Glasgow West End Parking Fines Cause Frustration

Residents and business owners in Mount Florida and Scotstoun are up in arms over unenforced parking restrictions on match days. They’ve been speaking to DEREK MURDOCH

A residents’ association in the West End has lodged a petition with Glasgow City Council against illegal parking in their streets during Glasgow Warriors rugby fixtures.

Victoria Park Residents’ Association have become increasingly concerned at the manner of some supporters’ parking – and have produced photographic evidence of cars parked on lowered kerbs, at bus stops and even blocking back lanes to back up their case.

Prof John Winfield, the Association’s chairman, said: “The parking from [Glasgow] Warriors is largely concentrated in this area, and it gets a little bit beyond a joke when you can’t get your car into your own frontage. More importantly, if you’ve got visitors and they can’t park anywhere near – that’s the nub of it.

“That’s how it’s manifest and we as a residents’ association [have] made various representations to the city, without response. And so, the next stage is to collect a large number of signatures on a petition and send the documents, and if [they] think it’s a reasonable case, then [it’ll] go before the committee – and we’re waiting to hear when that hearing will be.

“When the stadium was expanded, before [the] Warriors came, all that little bit surrounding the sports campus [were] issued with parking permits. Visitors, if they chose, could buy one-off permits, costing £10, and that would enable them to [park there].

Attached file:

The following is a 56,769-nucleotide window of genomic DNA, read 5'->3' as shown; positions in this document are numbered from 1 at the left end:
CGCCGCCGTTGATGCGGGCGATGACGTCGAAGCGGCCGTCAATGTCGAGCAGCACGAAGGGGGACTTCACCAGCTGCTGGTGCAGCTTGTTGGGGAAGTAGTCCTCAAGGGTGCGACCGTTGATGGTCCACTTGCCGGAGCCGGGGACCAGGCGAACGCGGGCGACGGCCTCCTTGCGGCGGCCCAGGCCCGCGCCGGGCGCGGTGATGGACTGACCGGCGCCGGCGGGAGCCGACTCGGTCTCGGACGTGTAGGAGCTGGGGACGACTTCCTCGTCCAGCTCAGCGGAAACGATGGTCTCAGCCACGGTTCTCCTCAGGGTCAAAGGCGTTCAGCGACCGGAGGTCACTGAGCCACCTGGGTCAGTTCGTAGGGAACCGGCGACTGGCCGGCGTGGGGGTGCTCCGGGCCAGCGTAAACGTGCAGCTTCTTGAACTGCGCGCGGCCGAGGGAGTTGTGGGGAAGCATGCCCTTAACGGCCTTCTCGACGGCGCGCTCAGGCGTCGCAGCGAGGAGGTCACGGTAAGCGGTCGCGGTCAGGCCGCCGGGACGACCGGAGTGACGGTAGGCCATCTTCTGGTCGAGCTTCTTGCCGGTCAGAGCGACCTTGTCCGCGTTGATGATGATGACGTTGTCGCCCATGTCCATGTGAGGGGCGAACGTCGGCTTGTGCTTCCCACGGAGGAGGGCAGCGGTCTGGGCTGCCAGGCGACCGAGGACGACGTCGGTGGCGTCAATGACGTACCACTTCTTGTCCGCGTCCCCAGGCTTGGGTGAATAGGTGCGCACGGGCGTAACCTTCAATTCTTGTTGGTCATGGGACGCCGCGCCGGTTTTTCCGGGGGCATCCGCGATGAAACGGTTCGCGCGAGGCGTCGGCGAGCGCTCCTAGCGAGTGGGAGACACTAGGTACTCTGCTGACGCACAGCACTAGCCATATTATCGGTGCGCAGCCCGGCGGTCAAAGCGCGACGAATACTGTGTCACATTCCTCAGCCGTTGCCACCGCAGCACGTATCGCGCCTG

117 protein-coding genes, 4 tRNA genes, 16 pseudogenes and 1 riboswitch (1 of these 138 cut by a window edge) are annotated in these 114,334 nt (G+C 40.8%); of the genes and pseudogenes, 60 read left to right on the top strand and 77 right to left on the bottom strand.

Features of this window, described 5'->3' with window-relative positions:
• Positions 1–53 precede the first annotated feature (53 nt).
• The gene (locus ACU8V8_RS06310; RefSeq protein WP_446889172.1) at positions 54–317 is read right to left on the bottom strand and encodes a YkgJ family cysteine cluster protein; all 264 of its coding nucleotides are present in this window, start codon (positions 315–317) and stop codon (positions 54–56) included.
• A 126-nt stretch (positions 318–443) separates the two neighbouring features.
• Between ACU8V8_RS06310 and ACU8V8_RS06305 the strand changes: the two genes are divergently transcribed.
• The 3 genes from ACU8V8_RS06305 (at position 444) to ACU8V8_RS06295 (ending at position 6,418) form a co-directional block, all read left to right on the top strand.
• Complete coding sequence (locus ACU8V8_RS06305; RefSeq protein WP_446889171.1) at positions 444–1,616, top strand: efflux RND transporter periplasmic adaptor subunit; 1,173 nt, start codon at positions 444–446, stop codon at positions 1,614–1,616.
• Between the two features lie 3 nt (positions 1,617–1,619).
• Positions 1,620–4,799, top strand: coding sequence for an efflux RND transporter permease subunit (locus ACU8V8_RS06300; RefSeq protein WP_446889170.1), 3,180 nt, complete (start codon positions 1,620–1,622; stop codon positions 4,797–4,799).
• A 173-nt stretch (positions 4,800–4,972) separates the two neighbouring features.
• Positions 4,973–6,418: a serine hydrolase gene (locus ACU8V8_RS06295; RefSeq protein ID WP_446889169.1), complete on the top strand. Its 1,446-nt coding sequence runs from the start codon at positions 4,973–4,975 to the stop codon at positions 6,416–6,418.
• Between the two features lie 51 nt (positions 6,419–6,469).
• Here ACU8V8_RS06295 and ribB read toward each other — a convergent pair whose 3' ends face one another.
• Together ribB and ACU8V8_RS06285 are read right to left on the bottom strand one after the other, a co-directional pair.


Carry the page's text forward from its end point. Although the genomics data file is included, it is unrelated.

“There is a small car park available at St Thomas Aquinas [Secondary School], that I guess gets filled up pretty quickly.

“That is one of the reasons people park down here – and our petition is essentially to ask for equality for all the area surrounding the campus.”

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Glasgow Warriors are in their fourth season at Scotstoun, having previously played their home games at Hughenden and Firhill. They have enjoyed the most successful spell in their history since moving to the venue, becoming the first Scottish team to win the Pro 12 championship last season.

That form saw the stadium’s capacity steadily expanded to accommodate new interest in the club, with the original capacity increased to 7,244 last February for the league run-in as the Warriors sought to secure top spot in the league, and expanded further to 10,000 in May for both the final home league game and ensuing play-off semi-final, both against Ulster.

The Warriors’ average attendance at Scotstoun so far this season is 6,590, with the team struggling to replicate their form of last season.

But Prof Winfield was adamant that any plans to resolve the parking situation in the area would have to take into account the possibility of further success for the Warriors in the future, adding: “Of course, if you have a popular team, the pull increases. If you follow rugby, all the European teams have capacities of about 15,000, so we are working on that as a likely figure, because they’re going to want to expand and expand to get a decent crowd. You don’t want to have a solution based on a failing team!”

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A similar system to that operating around Scotstoun has been in place around Hampden since the Commonwealth Games, and is kept under review by Mount Florida Community Council (MoFloCoCo), who conduct regular surveys as part of an ongoing project to change the general parking and traffic controls around the Mount Florida area.

Businesses in the vicinity of the stadium have been impacted by parking controls put in place around events such as cup finals and internationals, and Joan Perry, MoFloCoCo’s secretary, indicated that the problem with the system lies not just in enforcement but in a lack of sufficiently robust sanctions.